# Can Fermat's little theorem be used to list primes?

I was reading about Fermat's little Theorem, which states that if p is prime, then for any integer a, $a^p-a$ would be a multiple of p. So, I started wondeing if this could be used to determine whether a number p was prime. In other words, I wanted to check whether the above statement only holds iff p is prime. I'm a programmer, not a mathematician, so I wrote a little program in Python.

for i in xrange(1, 101):
if ((3**i) - 3) % i == 0:
print i


This program iterates over all numbers from 1 to 100 inclusive, and plugs them into Fermat's theorem as p. For a, I chose 3. It printed the following (with multiple numbers put on the same line for brevity):

1 2 3 5 6 7 11 13 17 19 23 29 31 37 41 43 47 53 59 61 66 67 71 73 79 83 89 91 97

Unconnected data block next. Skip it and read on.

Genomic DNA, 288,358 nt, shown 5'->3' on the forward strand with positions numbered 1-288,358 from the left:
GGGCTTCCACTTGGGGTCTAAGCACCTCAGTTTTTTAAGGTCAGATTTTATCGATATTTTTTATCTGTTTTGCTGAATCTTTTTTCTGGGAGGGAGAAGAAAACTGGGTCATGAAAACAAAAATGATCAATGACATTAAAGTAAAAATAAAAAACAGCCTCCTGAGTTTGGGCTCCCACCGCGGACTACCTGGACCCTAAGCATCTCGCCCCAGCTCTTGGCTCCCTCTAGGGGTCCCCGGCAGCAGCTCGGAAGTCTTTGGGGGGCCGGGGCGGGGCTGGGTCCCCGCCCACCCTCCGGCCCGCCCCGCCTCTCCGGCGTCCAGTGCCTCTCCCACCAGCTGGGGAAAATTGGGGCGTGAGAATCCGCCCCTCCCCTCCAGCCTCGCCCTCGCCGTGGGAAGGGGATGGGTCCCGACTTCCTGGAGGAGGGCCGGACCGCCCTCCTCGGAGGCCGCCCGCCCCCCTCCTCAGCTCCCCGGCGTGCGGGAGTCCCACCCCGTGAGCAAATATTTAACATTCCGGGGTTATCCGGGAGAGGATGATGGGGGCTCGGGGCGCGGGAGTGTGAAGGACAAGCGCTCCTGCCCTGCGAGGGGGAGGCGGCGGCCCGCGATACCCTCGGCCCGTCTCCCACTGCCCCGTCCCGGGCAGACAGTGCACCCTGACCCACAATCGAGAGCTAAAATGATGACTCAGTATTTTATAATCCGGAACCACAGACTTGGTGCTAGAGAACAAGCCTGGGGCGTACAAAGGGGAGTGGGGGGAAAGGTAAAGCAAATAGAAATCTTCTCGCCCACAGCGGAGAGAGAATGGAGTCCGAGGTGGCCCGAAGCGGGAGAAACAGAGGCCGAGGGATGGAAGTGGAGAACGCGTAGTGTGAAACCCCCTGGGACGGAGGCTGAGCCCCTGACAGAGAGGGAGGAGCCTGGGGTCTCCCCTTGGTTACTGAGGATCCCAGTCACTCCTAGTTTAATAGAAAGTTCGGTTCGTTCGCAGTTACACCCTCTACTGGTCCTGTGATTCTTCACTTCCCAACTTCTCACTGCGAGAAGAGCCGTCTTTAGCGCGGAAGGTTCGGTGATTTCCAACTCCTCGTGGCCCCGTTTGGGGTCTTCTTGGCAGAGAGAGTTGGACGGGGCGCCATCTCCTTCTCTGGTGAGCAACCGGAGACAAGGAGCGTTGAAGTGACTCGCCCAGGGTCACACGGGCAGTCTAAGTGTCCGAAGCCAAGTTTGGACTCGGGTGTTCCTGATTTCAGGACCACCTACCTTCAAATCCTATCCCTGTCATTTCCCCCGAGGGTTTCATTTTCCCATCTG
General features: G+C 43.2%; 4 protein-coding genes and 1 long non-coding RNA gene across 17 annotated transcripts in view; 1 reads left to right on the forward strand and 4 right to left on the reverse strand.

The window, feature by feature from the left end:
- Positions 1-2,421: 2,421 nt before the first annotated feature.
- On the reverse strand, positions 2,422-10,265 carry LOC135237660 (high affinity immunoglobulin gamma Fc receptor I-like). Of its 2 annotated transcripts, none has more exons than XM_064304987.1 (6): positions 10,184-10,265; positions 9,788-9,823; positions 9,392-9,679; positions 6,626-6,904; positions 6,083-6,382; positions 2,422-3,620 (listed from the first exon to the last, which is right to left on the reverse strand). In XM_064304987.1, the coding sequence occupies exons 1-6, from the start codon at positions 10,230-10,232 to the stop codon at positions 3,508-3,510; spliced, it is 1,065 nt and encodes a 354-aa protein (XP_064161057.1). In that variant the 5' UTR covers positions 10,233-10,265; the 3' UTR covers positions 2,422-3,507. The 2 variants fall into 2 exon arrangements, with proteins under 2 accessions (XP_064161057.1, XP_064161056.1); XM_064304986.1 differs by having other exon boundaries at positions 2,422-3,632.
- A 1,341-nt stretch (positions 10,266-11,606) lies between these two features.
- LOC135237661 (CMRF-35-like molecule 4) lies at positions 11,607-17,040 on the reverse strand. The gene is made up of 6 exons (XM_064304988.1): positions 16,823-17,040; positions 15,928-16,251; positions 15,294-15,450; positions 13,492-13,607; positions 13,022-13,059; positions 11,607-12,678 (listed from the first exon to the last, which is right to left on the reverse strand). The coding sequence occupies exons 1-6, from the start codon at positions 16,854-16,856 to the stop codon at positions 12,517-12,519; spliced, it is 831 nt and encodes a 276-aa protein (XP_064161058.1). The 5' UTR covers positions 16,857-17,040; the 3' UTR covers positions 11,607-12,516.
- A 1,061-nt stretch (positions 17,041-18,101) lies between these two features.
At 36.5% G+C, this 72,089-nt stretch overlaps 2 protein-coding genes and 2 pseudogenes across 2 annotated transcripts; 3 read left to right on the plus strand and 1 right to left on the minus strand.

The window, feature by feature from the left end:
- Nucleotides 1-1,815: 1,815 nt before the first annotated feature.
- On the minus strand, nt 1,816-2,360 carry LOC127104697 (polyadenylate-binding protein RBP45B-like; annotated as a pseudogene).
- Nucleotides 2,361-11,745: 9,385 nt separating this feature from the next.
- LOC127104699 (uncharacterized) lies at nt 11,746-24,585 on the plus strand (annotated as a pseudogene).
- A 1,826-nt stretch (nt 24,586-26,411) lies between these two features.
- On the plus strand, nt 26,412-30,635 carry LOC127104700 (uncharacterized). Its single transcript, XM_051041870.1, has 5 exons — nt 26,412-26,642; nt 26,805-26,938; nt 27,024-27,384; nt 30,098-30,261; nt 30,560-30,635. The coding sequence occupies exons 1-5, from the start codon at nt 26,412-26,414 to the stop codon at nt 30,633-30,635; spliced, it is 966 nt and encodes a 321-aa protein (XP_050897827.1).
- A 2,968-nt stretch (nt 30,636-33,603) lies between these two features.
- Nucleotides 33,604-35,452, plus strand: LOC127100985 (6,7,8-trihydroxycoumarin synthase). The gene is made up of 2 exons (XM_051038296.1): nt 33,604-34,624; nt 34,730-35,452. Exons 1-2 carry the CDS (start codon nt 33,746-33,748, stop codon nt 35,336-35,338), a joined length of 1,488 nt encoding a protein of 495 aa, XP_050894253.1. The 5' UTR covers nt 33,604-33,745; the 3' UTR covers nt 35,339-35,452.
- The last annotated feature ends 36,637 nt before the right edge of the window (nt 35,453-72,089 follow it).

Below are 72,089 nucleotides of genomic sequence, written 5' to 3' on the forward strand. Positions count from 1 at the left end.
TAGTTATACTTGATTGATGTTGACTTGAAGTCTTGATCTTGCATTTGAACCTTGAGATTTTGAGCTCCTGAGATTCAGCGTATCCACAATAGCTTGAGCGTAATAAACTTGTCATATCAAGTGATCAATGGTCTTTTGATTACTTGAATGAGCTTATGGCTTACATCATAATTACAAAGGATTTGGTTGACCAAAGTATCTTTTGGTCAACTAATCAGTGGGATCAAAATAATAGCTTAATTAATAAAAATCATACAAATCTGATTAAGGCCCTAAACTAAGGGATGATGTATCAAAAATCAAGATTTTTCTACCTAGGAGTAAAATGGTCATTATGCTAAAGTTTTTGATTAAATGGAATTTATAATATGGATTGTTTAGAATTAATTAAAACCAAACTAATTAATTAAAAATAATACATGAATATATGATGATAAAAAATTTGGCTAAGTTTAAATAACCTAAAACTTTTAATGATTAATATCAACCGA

So, the output contains some come composite numbers, but these always seem to be multiples of 3. So I changed my program to exclude multiples of 3:

And it looks like that works, it only prints primes. I've tried this with a couple of values of a now, and I'm getting the same results for all of them.

So this leads me to two related questions:

• Can you test whether a number p is prime by checking whether $a^p - a$ is divisible by p, for a given a such that a and p are relatively prime? Are there other constraints on a?
• Will the above program ever print a composite number, when iterating over all natural numbers?
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Have a look at en.wikipedia.org/wiki/Fermat_pseudoprime – mfl Aug 10 '14 at 15:13
$91$ is the only two-digit number that I consistently mistake for a prime. – Ryan Aug 10 '14 at 17:15